Super-smart resources to help you win
Receiving an invitation to create a proposal for an RFP can be an exciting proposition. The opportunity to respond could bode well for increasing the scale of business without having the need to focus on company growth. But responding to an RFP can also be stressful and potentially produce undesirable results. That’s why it’s important to establish consistent decision processes to stay afloat.
For the companies that do rely on the RFP as a means to gain new contracts, careful consideration should be given to every RFP. Reducing the number of RFP proposals should result in an increased success rate for proposals. It should also reduce the costs of business operations and increase profitability. That is if you can properly determine whether or not to respond to an RFP.
Follow these simple steps and it should become much easier to customize a go/no-go decision-making process to determine how you can reduce the number of RFP proposals and increase the number of bids your company wins.
A government-sponsored project request may require a new RFP to be issued for individual aspects of the projects. However, some companies that issue an RFP will look for individual proposals to assist them in scaling up their business operations without increasing their costs of business.
For the one-off RFP, there will not be any potential for repeat business. In other instances, there could be a potential for either long-term operations that will increase the overall profitability of your company or provide you with some influence and preferential consideration for any RFP that may be submitted in the future.
When private companies invite proposals through an RFP, they are very likely shopping for the best cost. In the case of a proposal with long-term gains, a small reduction in profit margins may be an acceptable trade.
To what extent can those costs and profit margins be reduced in your proposal? Will creating that single proposal threaten additional operations with a need to constantly reduce prices in order to remain competitive?
Determine the potential for long-term gains in contrast to any potential short-term reduction in profits. There are circumstances where a slight reduction in profits can enhance the profit margins, and if this is the case, it is an indication that the proposal may still be very profitable and beneficial for the company.
Production and resources are notable expenses that need to be considered if you are expecting to win with your proposal. Would an acceptable bid or proposal force a compromise in quality or production costs? Can your company remain competitive while reducing the overall cost of your proposal?
It is not very likely that you will have information revealing all of the potential bidders when responding to an RFP. It should be possible instead to determine what the past history is and if there are companies that have consistently won bid proposals. This is a common practice in industries where the RFP is more a formality than an actual means to determine contracts.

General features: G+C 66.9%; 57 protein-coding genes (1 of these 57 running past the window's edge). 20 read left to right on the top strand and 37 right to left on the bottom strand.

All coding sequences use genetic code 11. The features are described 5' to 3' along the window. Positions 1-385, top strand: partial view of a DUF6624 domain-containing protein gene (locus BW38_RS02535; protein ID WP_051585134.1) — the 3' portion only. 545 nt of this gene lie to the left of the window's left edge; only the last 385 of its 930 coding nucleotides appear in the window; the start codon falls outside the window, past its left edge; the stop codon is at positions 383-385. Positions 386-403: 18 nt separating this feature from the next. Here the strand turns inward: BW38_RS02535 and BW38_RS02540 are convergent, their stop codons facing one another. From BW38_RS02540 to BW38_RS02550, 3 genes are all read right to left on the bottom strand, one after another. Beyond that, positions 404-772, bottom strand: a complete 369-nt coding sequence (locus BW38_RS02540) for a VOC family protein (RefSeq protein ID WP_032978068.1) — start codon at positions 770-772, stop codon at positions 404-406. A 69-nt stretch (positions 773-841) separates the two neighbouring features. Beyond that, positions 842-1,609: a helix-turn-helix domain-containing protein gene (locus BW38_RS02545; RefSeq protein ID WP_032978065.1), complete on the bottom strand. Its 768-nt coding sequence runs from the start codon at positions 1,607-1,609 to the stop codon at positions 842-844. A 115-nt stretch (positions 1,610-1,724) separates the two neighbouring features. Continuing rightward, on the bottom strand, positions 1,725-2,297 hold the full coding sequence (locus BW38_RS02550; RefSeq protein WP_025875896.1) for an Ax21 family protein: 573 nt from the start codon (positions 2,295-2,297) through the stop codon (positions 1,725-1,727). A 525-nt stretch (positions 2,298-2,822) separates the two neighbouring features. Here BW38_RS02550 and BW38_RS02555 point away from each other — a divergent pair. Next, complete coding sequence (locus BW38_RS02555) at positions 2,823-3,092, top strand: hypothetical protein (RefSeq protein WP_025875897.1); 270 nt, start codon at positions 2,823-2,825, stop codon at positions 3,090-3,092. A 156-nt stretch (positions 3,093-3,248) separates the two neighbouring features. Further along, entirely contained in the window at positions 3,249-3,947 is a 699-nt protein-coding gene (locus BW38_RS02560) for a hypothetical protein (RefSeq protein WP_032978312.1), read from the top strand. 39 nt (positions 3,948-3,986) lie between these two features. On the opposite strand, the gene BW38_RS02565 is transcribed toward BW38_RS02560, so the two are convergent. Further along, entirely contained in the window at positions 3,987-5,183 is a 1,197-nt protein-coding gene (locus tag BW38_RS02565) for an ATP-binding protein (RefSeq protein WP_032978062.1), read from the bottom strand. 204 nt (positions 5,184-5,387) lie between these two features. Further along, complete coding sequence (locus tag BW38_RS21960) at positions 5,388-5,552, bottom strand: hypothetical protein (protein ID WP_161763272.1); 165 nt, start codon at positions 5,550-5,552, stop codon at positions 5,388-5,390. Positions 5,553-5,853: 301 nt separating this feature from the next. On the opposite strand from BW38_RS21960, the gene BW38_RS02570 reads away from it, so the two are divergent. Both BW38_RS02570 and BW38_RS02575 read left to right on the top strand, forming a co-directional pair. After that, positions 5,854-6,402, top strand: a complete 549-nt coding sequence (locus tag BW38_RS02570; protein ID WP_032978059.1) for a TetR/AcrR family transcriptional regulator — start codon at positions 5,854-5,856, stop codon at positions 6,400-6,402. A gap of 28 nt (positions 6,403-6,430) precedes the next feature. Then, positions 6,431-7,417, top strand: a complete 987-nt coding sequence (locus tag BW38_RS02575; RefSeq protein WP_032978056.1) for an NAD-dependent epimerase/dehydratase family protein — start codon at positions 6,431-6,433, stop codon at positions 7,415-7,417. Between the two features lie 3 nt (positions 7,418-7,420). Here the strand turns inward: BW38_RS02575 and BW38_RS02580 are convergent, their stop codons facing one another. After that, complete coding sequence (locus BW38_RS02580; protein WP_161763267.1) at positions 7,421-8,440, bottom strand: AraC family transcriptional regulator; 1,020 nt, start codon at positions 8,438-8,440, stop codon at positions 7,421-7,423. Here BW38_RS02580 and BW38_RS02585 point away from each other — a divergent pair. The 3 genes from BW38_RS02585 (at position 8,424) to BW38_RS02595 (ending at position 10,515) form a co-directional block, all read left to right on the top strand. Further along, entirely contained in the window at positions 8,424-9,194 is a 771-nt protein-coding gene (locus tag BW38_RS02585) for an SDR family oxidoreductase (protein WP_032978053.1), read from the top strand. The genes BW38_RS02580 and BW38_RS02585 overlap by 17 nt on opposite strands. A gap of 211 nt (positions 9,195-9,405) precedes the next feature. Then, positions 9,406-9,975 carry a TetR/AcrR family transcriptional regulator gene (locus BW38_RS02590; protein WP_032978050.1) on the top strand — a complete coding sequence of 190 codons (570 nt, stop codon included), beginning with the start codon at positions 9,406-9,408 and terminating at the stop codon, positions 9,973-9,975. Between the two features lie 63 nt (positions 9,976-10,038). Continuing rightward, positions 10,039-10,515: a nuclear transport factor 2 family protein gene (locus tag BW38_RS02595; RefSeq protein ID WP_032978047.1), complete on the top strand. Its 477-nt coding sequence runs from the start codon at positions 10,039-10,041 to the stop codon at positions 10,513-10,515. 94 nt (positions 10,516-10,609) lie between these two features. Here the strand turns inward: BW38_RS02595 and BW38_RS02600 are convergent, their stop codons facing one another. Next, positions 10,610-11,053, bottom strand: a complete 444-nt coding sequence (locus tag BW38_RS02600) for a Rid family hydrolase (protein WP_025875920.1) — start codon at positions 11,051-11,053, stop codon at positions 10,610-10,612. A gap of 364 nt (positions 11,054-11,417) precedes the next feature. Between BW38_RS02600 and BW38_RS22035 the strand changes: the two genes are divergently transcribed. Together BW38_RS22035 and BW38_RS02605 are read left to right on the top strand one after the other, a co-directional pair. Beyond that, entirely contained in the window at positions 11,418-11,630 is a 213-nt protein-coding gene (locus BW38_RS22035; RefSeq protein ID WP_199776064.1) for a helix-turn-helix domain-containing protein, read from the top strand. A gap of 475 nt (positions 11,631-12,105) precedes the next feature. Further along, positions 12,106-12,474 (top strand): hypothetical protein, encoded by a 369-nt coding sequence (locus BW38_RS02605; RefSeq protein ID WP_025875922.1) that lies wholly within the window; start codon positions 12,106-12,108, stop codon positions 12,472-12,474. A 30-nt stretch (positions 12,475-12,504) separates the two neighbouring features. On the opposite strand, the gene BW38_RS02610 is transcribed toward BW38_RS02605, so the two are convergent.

Writing a complete proposal in response to a government RFP can be challenging, even for experienced proposal writers. If your company is consistently bidding and writing proposals, you may already have a team in place. While automated programs designed to assist in the RFP proposal writing processes are preferential, the process does still require a proposal writing team in most cases.
Do you need to bring in outside personnel in order to complete the proposal?
If outside experts, writers, or other people necessary to complete the proposal writing process, what are the costs of hiring these people? What is the potential for lost production or delays in other projects in the event that you are using the expertise of personnel already employed by your company?
Any potential disruption to current operations could be detrimental to your bottom line and should be taken into consideration. It is also important to note what the costs of hiring third-party professionals for writing a successful proposal will cost.
Determine if the additional costs would prevent the bid proposal from being equally profitable or otherwise beneficial in the event the bid was won. More importantly, you must determine if the costs would disrupt or threaten current operations in the event that you don’t win the bid proposal — that’s a worst-case scenario you don’t want to risk.
In most cases, writing a bid proposal in response to an RFP should focus on the potential for financial gain. There are other factors that may also need to be considered, however; not least among these is any potential for gains that are not financial in nature.
Business experts used to say that no publicity is bad publicity, but this is not necessarily the case anymore. Conversely, if the bid proposal in response to the RFP can generate a positive response, it should indicate that the RFP may be worthwhile.
Can positive public relations result from winning the bid proposal? Will new jobs be created that can be used to encourage local businesses and even the government to view the company more favorably? Are there any potential gains such as tax breaks or other benefits?
On the other hand, what are the potential negative consequences associated with winning the bid proposal? Will it require the transportation or storage of hazardous wastes or other toxins that may cause concern within the local population? Will it disrupt the local citizenry in any negative light?
The steps included herein are generic but should give your proposal writing team the opportunity to develop an effective decision-making process for determining whether or not to respond to an RFP. Reducing the volume of RFP responses should allow your company to devote their time to fewer bid proposals, and increase their success rate when responding to the next RFP.